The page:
Residential cooperative living presents foreseeable “nuisance” challenges from contiguous neighbors, in general, and from people living directly above, in particular. But, as a recent case illustrates, not every annoyance—no matter how hard the facts—leads to injunctive or other relief.

Steven Dubin sought a Court order directing his upstairs neighbor, Brian Glasses, to cease his nuisance activities, to comply with their coops house rules, and to refrain from activities that deprived Dubin of the quiet enjoyment of his home. Glasser moved to dismiss the complaint on the grounds that there was a pending proceeding in Housing Court, and the complaint failed to state a cause of action.

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Pandemic Meets Allocation of Risk on Fifth Avenue: Was Luxury Retail Tenant Constructively Evicted?

This was originally published on the SGR Blog.

Commercial tenants routinely assert both frustrations of purpose and impossibility of performance as defenses to claims for non-payment of rent accruing during the pandemic. And, as a recent case illustrates, the defense of actual or constructive eviction has joined that panoply, with a similar result.

Valentino U.S.A., Inc.’s entered into a lease with Thor 693 LLC for lower level and ground/second/third-floor space at 693 Fifth Avenue for the display and sale of luxury womenswear, menswear, goods, and accessories.

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Leaky Can of Insecticide Befouls NYC Apt.: Which of Several Parties Was Responsible? Under What Law?

This was originally published on the SGR Blog.

Much of civil litigation involves finger-pointing, blame-shifting, or culprit-finding—with the concomitant shoe-horning of a set of unique facts into the various cause of action templates. And, as a recent case involving an imploding can of insecticide illustrates, the Court may have to meticulously navigate both the facts and State (GOL) and Federal (FIFRA) statutes.

John Pankow and Kristine Pankow are apartment residents. Plant Shed Inc. sells a variety of plants, floral, botanical, and gardening products, including pesticides, insecticides, rodenticides, and disease control products for plants. Bonide Products, Inc. manufactures, designs, engineers, tests, distributes, markets, imports, and sells a variety of garden products, including Bonide Systems Insect Control.

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COVID-19 Meets Force Majeure at the Edison Ballroom: Was Equitable Relief Warranted to Postpone Birthday Party?

This was originally posted on the SGR Blog.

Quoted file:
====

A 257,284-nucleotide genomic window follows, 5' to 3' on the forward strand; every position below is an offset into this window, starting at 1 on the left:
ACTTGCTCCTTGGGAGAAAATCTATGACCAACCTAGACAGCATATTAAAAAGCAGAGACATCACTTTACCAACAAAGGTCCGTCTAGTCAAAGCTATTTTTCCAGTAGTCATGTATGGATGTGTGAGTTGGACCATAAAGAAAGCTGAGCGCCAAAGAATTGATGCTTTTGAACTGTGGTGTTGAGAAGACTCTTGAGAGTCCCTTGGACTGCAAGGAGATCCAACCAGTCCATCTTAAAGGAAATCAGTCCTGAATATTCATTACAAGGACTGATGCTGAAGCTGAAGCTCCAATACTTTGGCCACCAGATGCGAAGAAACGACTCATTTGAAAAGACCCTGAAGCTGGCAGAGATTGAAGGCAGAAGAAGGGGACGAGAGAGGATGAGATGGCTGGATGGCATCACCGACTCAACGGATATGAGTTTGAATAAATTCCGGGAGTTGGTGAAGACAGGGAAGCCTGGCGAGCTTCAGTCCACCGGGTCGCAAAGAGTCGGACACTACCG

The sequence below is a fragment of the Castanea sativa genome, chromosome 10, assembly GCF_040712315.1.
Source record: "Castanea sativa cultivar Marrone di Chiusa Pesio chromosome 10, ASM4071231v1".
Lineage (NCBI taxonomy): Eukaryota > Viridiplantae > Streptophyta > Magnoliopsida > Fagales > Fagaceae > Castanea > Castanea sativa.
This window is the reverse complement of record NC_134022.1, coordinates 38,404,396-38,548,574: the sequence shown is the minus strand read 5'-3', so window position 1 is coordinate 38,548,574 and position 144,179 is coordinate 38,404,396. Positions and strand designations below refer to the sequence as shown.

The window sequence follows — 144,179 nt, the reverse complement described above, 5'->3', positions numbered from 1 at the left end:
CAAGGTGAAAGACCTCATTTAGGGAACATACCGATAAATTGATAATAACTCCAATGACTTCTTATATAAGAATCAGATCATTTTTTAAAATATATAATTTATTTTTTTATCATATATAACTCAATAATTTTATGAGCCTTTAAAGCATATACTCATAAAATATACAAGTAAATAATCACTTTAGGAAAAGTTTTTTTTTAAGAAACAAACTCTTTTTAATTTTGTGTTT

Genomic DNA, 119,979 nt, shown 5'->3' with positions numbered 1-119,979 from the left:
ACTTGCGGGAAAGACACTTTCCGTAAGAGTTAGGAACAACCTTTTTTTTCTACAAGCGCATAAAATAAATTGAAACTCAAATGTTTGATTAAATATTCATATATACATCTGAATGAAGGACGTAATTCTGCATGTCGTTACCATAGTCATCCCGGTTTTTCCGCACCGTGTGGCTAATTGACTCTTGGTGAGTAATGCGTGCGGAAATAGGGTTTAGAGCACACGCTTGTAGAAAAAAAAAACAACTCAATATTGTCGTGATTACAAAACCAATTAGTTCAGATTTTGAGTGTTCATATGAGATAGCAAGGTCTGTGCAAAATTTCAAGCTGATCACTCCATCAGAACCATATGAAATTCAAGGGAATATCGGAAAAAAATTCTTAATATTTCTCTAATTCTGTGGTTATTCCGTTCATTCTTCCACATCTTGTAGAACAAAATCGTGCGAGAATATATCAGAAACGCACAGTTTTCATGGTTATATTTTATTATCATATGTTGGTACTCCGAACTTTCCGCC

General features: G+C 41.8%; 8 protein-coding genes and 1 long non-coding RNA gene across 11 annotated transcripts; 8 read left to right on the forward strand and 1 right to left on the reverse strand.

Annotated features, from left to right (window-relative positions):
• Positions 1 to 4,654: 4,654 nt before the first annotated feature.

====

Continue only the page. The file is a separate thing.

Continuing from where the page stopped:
The law reports are replete with contract disputes arising out of the pandemic. But, as a recent case illustrates, a force majeure clause in an agreement may be conclusive.

Adam and Randi Sanders sued to recover money deposited for an event at defendant Edison Ballroom, LLC’s facility, which did not occur due to the COVID-19 pandemic.

The parties entered into an agreement dated May 25, 2018, for the Sanders’ use of the Edison Ballroom to host an event that was to take place on April 25, 2020, to coincide with their daughter’s age-related birthday.

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Does Gryffin belong to Shalloo or Zarrour? Court Decides Claims to Welsh Terrier Puppy

This was originally posted on the SGR Blog.

A dog may be wo/man’s best friend. But, when it comes to the law, a dog is a mere chattel or thing—possession of which is governed by the competing proofs in action for conversion.

Madison Shalloo sued Beleal Zarrour for the replevin of a dog on August 14, 2020. In her complaint, Shalloo alleged she was in a relationship with Zarrour. They shared an apartment in Long Island City from November 30, 2017, to January 10, 2020. In April 2018, they agreed to purchase a dog together. Shalloo located and was the contact person with the breeder. On July 2, 2018, they purchased a Welsh Terrier puppy named Gryffin Shalloo. And she reimbursed Zarrour for one-half of the cost of Gryffin.

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Yet Another Fight About Exclusive Coop Roof Rights: Battle on 93rd St. Over Deck Space Next to Greenhouses

This was originally posted on the SGR Blog.

Access to and use of the roof of a residential coop is a much sought, cherished, and protected amenity. As a recent case illustrates, a claim to “exclusive” enjoyment of space on a roof can result in complicated and contentious litigation.

Nina Neivens brought an action individually and as temporary administrator for the Estate of Mary Neivens, her late mother, against 24-26 E. 93 Apts. Corp., a residential coop. She sought declarations regarding her rights to exclusive use of the roof of the coop’s building as the proprietary lessee of apartments 10AB and 10CD.